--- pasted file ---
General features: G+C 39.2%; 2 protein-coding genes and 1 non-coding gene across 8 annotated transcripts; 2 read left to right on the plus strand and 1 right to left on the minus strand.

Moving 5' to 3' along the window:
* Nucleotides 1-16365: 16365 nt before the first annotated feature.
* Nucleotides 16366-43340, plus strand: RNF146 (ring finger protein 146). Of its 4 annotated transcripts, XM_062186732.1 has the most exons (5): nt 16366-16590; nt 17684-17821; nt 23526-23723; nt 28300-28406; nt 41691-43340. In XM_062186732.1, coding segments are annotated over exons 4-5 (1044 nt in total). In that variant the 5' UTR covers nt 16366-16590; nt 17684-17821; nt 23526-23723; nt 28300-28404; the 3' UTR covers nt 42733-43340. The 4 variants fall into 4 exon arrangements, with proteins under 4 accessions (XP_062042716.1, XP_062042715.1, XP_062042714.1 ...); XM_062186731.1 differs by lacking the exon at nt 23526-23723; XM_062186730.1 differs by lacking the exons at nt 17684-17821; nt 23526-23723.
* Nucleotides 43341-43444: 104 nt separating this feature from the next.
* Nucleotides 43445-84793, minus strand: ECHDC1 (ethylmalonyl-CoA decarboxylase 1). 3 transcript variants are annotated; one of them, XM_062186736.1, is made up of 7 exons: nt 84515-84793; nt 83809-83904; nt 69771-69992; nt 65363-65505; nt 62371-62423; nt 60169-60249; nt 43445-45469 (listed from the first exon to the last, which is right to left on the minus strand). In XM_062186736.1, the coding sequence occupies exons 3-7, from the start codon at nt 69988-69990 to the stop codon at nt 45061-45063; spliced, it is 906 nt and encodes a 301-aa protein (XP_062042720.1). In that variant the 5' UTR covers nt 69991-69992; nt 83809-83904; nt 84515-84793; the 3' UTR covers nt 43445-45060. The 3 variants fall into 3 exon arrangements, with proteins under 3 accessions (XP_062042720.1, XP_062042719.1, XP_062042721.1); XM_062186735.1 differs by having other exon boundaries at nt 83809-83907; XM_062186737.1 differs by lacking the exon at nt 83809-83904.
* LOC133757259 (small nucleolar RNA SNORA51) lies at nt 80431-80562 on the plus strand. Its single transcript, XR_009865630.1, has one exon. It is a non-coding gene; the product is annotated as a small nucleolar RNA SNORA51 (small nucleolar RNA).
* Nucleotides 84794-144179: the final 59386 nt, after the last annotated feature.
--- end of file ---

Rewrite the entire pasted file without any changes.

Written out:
General features: G+C 39.2%; 2 protein-coding genes and 1 non-coding gene across 8 annotated transcripts; 2 read left to right on the plus strand and 1 right to left on the minus strand.

Moving 5' to 3' along the window:
* Nucleotides 1-16365: 16365 nt before the first annotated feature.
* Nucleotides 16366-43340, plus strand: RNF146 (ring finger protein 146). Of its 4 annotated transcripts, XM_062186732.1 has the most exons (5): nt 16366-16590; nt 17684-17821; nt 23526-23723; nt 28300-28406; nt 41691-43340. In XM_062186732.1, coding segments are annotated over exons 4-5 (1044 nt in total). In that variant the 5' UTR covers nt 16366-16590; nt 17684-17821; nt 23526-23723; nt 28300-28404; the 3' UTR covers nt 42733-43340. The 4 variants fall into 4 exon arrangements, with proteins under 4 accessions (XP_062042716.1, XP_062042715.1, XP_062042714.1 ...); XM_062186731.1 differs by lacking the exon at nt 23526-23723; XM_062186730.1 differs by lacking the exons at nt 17684-17821; nt 23526-23723.
* Nucleotides 43341-43444: 104 nt separating this feature from the next.
* Nucleotides 43445-84793, minus strand: ECHDC1 (ethylmalonyl-CoA decarboxylase 1). 3 transcript variants are annotated; one of them, XM_062186736.1, is made up of 7 exons: nt 84515-84793; nt 83809-83904; nt 69771-69992; nt 65363-65505; nt 62371-62423; nt 60169-60249; nt 43445-45469 (listed from the first exon to the last, which is right to left on the minus strand). In XM_062186736.1, the coding sequence occupies exons 3-7, from the start codon at nt 69988-69990 to the stop codon at nt 45061-45063; spliced, it is 906 nt and encodes a 301-aa protein (XP_062042720.1). In that variant the 5' UTR covers nt 69991-69992; nt 83809-83904; nt 84515-84793; the 3' UTR covers nt 43445-45060. The 3 variants fall into 3 exon arrangements, with proteins under 3 accessions (XP_062042720.1, XP_062042719.1, XP_062042721.1); XM_062186735.1 differs by having other exon boundaries at nt 83809-83907; XM_062186737.1 differs by lacking the exon at nt 83809-83904.
* LOC133757259 (small nucleolar RNA SNORA51) lies at nt 80431-80562 on the plus strand. Its single transcript, XR_009865630.1, has one exon. It is a non-coding gene; the product is annotated as a small nucleolar RNA SNORA51 (small nucleolar RNA).
* Nucleotides 84794-144179: the final 59386 nt, after the last annotated feature.